Douglas Glover on Pedro Paramo

Bilbioasis is publishing some pretty awesome material at their new translation website (including a wee stray review by yours truly).

You should have a look at Douglas Glover on what may be the Mexican classic, Pedro Paramo, which was one described to me as “Mexico’s Joyce.” (The essay appears in Glover’s recent Attack of the Copula Spiders, which looks to be a great book of literary essays.)

Note how skillfully Rulfo leads the reader by degrees into a metaphysical complacency. At the start of Pedro Páramo, Juan Preciado, like the reader, depends for an explanation of the premises of the new world of the novel on the characters he meets along the way. (This is true of all novels but particularly so in a novel that outs its fictional nature from the first words.) From a distance the town looks dead and deserted; Abundio, the burro driver, tells him, “That isn’t how it looks. It is. Nobody lives there anymore.” This a pun. There are people in the town, but they are dead.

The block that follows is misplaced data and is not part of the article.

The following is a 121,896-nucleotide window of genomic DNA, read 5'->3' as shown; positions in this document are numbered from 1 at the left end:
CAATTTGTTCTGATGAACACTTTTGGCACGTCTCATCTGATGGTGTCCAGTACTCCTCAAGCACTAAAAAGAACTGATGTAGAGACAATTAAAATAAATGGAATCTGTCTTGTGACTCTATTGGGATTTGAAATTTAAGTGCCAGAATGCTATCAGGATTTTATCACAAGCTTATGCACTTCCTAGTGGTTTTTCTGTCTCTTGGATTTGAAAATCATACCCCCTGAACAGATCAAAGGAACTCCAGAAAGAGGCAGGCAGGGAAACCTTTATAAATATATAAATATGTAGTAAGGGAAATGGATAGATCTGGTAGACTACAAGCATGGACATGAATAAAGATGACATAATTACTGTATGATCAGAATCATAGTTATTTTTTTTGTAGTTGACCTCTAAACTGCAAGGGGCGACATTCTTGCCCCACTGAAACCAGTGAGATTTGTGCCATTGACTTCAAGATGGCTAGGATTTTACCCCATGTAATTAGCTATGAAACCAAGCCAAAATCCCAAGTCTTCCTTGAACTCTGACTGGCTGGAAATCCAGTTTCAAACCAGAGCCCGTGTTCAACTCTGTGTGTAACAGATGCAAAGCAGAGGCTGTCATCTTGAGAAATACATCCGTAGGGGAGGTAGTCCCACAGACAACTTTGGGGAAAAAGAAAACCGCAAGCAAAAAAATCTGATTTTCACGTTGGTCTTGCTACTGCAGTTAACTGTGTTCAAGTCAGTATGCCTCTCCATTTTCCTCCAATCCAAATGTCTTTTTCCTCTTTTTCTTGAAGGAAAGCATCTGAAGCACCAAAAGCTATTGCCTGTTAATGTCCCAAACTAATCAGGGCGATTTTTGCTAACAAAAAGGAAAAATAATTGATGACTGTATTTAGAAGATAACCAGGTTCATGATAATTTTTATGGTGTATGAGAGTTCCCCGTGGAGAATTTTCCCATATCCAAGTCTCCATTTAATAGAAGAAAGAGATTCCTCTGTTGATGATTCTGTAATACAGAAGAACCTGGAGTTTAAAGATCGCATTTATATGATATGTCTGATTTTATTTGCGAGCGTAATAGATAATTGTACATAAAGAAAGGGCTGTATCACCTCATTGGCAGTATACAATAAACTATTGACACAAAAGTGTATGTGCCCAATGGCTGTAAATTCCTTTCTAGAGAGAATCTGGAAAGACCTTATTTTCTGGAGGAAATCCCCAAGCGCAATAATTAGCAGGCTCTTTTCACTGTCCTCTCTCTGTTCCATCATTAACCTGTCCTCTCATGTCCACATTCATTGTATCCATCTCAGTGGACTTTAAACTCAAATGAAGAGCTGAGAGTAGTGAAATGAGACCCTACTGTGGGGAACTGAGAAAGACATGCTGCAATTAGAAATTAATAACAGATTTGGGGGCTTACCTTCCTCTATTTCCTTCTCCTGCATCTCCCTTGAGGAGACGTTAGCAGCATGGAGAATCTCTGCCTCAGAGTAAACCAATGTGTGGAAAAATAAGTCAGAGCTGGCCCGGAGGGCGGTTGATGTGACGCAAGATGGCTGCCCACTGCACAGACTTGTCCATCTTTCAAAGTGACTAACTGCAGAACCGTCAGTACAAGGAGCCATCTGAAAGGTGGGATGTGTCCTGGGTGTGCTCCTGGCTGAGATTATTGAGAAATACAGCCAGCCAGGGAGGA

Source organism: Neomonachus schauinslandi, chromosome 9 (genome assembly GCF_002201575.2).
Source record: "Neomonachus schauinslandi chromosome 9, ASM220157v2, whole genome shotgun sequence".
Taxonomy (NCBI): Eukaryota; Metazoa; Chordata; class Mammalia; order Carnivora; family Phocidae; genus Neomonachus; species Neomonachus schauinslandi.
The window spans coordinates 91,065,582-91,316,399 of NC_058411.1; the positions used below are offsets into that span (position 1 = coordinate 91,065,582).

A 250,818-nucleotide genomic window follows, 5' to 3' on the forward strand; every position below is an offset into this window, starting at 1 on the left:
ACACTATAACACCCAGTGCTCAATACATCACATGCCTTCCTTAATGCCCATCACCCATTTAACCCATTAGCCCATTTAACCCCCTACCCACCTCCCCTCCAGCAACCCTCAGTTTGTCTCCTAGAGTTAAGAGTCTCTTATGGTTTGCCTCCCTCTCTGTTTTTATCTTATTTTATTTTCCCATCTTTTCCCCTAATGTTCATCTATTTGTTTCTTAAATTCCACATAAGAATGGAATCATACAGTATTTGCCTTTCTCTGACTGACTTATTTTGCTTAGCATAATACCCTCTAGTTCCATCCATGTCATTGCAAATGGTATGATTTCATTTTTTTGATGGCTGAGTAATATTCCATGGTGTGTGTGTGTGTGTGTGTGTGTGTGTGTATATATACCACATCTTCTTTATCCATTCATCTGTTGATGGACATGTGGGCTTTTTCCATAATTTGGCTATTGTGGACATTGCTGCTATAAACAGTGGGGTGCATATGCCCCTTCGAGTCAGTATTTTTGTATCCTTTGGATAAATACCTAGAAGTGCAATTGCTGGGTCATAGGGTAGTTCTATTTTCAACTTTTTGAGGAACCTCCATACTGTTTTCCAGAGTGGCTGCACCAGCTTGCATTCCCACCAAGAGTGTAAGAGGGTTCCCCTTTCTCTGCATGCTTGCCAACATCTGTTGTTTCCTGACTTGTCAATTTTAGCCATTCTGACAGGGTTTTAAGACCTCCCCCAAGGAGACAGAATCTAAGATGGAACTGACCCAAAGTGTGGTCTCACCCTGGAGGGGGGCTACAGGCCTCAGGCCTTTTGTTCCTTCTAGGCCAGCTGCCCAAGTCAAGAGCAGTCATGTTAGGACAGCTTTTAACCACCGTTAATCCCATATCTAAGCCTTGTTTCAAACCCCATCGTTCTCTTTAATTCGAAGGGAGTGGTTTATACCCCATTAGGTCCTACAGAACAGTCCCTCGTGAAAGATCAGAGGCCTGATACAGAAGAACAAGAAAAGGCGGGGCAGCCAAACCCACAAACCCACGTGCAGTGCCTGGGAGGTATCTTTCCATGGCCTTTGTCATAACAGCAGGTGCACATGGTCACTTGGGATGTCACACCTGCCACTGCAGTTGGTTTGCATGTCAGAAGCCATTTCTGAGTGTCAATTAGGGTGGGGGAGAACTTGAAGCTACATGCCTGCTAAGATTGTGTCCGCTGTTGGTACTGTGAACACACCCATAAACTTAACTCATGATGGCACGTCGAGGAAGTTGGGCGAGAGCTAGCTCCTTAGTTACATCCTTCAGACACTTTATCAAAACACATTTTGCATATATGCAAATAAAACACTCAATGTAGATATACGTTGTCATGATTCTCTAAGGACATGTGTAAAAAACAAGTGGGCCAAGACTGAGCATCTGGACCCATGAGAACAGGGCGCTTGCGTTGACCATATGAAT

The site also has Alberto Manguel on translating Borges.


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[…] “You should have a look at Douglas Glover on what may be the Mexican classic, Pedro Paramo, which was once described to me as “Mexico’s Joyce.” (The essay appears in Glover’s recent Attack of the Copula Spiders, which looks to be a great book of literary essays.)” — Scott Esposito at Conversational Reading […]

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